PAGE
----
Clinicians are leveraging data-driven technology to transform the way we deliver the best care to each patient. And nowhere is the success of this partnership more evident than at the Penn Medicine Center for Health Care Innovation.
Academic medical centers are important community anchors in cities across the nation. We’re an economic engine and an educational pipeline for the next generation, but the drive to serve our community at large – far beyond the boundaries of our campus and in ways that transcend health care – is also a critical part of our mission.
After graduating from college but before starting her MPH degree at the Perelman School of Medicine, Elaine Tran became very involved with Walk With A Doc, an organization started by a cardiologist who, wanting to instill positive behavior changes in his patients, invited them to walk with him on a regular basis. It was an instant hit and spread quickly throughout the country. But no chapter existed in Philadelphia.
After the mass shooting in Las Vegas, stories emerged of bystander courage that took place before first responders arrived. Concertgoers used shirts, belts and other makeshift tourniquets to stop the bleeding of those who were shot or severely injured.
Given the tumultuous past few months, I wanted to revisit the vital role government, at every level, plays in health care and reiterate Penn Medicine's responsibility to work with government officials and effect positive change in health care policy.
In a landmark decision, the U.S. Food and Drug Administration in August approved chimeric antigen receptor T-cell (CAR T) therapy developed by researchers at Penn to pediatric and young adult patients with relapsed acute lymphoblastic leukemia (ALL), who have run out of convenional treatment options.
This White Coat ceremony at the year’s Perelman School of Medicine honored the convergence between PSOM’s prestigious legacy as the nation’s first medical school and its reputation as an innovative leader in medical education.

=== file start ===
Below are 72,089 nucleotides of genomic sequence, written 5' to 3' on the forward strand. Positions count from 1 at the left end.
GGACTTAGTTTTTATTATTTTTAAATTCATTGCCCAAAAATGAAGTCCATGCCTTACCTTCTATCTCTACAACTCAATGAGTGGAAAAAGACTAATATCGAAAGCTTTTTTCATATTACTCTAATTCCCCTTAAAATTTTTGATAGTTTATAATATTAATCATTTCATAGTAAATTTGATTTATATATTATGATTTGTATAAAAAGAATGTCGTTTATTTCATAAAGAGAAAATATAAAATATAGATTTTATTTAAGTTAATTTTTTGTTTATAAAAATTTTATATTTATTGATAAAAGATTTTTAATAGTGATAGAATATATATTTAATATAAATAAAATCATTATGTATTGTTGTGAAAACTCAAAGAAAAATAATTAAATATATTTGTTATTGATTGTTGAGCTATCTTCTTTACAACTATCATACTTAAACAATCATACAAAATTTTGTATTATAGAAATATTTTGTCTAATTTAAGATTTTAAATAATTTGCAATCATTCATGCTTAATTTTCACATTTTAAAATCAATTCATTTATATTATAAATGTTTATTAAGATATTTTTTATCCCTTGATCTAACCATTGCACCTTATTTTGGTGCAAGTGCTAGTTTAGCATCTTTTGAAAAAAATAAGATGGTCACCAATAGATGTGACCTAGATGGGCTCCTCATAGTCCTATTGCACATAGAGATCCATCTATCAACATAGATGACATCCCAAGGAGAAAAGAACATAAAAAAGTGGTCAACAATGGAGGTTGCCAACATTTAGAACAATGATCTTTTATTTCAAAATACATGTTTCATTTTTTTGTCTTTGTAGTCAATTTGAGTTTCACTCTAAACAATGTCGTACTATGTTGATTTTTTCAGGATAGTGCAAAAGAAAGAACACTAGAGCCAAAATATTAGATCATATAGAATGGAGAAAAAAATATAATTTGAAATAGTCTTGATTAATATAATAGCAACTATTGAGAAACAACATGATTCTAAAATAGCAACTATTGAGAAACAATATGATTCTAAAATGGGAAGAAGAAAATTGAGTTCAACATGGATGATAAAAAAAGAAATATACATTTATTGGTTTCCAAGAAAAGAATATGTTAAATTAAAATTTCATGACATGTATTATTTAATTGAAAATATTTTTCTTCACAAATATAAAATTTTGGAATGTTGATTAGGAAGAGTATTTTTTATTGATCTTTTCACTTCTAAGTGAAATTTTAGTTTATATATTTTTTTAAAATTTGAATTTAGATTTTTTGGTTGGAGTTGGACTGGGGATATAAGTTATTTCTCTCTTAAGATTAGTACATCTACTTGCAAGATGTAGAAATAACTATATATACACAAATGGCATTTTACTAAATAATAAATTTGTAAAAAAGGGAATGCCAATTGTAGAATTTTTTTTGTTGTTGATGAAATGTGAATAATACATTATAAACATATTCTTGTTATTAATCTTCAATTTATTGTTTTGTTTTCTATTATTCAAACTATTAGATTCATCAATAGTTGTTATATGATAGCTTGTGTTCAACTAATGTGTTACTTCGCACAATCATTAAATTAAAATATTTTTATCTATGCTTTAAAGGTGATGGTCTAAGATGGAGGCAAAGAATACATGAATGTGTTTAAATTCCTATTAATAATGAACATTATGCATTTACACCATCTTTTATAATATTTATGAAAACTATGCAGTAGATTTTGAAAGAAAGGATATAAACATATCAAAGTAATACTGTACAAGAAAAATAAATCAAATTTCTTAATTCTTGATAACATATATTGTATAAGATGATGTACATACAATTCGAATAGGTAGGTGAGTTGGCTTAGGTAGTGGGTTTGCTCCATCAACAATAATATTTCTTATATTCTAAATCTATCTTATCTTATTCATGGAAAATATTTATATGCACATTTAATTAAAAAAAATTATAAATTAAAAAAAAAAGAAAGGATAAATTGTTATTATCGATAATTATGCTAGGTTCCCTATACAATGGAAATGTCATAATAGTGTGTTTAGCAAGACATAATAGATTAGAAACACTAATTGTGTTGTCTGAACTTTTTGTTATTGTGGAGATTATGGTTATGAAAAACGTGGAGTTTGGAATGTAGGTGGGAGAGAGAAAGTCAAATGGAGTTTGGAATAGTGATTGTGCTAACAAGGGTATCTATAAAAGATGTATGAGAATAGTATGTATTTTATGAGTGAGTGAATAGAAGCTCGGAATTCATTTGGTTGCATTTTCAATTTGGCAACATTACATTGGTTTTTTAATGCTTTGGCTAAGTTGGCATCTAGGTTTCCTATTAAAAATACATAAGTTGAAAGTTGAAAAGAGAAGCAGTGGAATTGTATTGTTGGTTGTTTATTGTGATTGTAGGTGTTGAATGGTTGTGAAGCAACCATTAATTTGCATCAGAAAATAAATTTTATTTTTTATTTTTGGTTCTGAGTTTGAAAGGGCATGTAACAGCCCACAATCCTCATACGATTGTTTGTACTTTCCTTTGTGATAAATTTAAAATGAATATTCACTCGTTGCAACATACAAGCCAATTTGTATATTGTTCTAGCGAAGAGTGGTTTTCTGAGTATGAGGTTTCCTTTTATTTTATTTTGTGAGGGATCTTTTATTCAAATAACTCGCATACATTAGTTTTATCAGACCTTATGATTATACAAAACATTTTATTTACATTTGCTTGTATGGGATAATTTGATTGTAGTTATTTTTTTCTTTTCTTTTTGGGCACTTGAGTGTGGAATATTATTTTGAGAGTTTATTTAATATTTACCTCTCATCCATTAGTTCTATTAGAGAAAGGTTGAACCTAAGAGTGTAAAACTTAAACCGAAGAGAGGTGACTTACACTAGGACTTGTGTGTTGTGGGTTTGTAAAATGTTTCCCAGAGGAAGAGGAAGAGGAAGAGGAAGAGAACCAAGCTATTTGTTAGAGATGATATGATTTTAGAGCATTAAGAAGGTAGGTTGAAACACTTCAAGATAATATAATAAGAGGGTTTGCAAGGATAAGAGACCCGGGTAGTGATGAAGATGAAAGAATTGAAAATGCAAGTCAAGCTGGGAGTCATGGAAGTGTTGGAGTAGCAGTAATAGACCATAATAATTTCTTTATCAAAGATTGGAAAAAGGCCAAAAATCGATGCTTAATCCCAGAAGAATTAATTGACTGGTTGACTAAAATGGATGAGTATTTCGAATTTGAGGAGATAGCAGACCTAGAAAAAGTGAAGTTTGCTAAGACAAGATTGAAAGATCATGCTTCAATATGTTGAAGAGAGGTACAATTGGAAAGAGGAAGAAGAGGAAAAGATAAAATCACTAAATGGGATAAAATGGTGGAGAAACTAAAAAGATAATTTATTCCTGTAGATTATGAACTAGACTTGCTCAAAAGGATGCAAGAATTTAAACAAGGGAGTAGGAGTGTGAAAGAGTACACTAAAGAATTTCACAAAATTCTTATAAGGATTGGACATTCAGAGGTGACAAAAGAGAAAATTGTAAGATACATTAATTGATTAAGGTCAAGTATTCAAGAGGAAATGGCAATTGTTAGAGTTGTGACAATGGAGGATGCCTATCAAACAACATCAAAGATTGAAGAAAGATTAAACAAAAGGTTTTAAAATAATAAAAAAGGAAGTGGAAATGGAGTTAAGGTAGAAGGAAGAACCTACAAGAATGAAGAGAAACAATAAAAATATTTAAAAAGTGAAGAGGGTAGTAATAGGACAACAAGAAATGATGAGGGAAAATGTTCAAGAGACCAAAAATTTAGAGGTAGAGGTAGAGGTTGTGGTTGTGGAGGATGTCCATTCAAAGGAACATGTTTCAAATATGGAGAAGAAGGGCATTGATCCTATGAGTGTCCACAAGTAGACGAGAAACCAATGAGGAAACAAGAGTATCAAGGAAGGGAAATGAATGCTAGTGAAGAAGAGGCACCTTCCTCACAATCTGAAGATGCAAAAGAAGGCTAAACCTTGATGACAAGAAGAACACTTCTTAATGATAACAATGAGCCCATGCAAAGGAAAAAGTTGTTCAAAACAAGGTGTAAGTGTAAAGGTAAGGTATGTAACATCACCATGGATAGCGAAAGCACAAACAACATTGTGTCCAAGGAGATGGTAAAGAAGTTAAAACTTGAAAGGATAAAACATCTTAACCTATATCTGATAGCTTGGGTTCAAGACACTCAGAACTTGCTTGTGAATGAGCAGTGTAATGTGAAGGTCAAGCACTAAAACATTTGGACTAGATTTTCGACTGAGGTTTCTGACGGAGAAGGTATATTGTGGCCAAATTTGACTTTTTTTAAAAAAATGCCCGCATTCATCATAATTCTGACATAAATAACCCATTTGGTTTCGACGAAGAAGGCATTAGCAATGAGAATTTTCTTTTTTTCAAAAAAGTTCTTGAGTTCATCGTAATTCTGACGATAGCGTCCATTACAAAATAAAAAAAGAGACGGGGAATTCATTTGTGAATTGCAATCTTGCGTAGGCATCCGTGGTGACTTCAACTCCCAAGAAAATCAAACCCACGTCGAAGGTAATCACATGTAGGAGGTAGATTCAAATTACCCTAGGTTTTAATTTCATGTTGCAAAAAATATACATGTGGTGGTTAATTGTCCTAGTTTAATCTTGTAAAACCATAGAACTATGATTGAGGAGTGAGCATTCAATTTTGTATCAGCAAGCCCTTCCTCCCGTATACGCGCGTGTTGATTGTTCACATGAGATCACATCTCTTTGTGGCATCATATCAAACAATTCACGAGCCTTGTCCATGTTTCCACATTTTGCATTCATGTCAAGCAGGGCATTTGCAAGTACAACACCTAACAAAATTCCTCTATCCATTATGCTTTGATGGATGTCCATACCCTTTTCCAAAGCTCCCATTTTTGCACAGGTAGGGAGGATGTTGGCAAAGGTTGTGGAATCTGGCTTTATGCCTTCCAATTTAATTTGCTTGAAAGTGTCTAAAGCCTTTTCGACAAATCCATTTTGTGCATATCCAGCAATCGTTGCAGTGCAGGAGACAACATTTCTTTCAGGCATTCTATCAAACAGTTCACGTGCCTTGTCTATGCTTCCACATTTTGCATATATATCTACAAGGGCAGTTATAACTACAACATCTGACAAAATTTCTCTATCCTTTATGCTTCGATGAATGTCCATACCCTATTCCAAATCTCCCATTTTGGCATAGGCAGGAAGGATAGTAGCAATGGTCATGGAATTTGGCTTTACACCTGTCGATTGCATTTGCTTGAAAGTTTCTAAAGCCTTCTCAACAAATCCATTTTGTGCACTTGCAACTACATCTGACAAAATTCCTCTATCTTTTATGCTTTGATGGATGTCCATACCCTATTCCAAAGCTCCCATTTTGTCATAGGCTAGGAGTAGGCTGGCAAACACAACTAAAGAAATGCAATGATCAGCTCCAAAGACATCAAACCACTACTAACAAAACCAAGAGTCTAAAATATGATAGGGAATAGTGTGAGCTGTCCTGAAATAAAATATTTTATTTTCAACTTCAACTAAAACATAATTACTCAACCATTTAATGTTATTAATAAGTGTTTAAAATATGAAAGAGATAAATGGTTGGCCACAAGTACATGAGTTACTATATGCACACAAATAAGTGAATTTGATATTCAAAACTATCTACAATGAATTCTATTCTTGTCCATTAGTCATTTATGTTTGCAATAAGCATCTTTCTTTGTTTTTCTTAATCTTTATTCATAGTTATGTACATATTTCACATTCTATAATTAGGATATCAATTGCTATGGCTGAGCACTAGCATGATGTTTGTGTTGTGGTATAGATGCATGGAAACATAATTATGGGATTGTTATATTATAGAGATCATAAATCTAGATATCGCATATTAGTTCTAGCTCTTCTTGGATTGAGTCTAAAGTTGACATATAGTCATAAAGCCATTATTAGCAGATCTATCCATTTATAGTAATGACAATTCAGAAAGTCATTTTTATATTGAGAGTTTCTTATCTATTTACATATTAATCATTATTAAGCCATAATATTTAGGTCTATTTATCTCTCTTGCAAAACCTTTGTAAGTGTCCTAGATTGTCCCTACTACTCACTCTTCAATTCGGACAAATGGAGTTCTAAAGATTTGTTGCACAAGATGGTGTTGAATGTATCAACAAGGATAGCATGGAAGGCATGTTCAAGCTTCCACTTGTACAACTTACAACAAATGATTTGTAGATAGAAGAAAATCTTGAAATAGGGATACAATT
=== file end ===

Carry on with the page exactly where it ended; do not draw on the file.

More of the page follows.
To raise awareness about high blood pressure, PennFIRST is partnering with the Penn Medicine Center for Healthcare Innovation to offer free on-site blood pressure screenings for construction workers on the site of the new Pavilion.
Whether you’re moving your teenager into college or trying to coax your new kindergartener onto the bus, back to school season can be tough. For underserved families who simply cannot afford a cart full of pencils, notebooks, and binders, though, there is an additional level of stress.
Every two weeks, a Trauma Center unit receives a call to attend a patient with an acute traumatic injury in need of immediate medical attention. The page sounds exactly like a normal trauma page, so staff members believe they are attending to a real patient – until they spot the simulator smuggled in by staff from the Penn Medicine Clinical Simulation Center.
This year’s Penn’s Way Campaign has kicked off, with a fundraising goal of $1.6 million. Over 5,000 organizations will be represented through three umbrella organizations: United Way, Penn Medicine and, new this year, the Philadelphia Alliance for Change (PAC).
Lancaster General Health recently achieved Premier Level Certification from the International Geriatric Fracture Society (IGFS), the highest possible level for geriatric fracture care programs.
New Health Equity fields in Penn Chart will help staff learn more about their patients and thus provide better care.
The American Heart Association’s Philadelphia Heart Walk will be held on Saturday, November 4, at Citizens Bank Park. The 2017 Penn Medicine challenge is to raise $200,000 and recruit more employees, patients, friends and families to walk with us than ever before!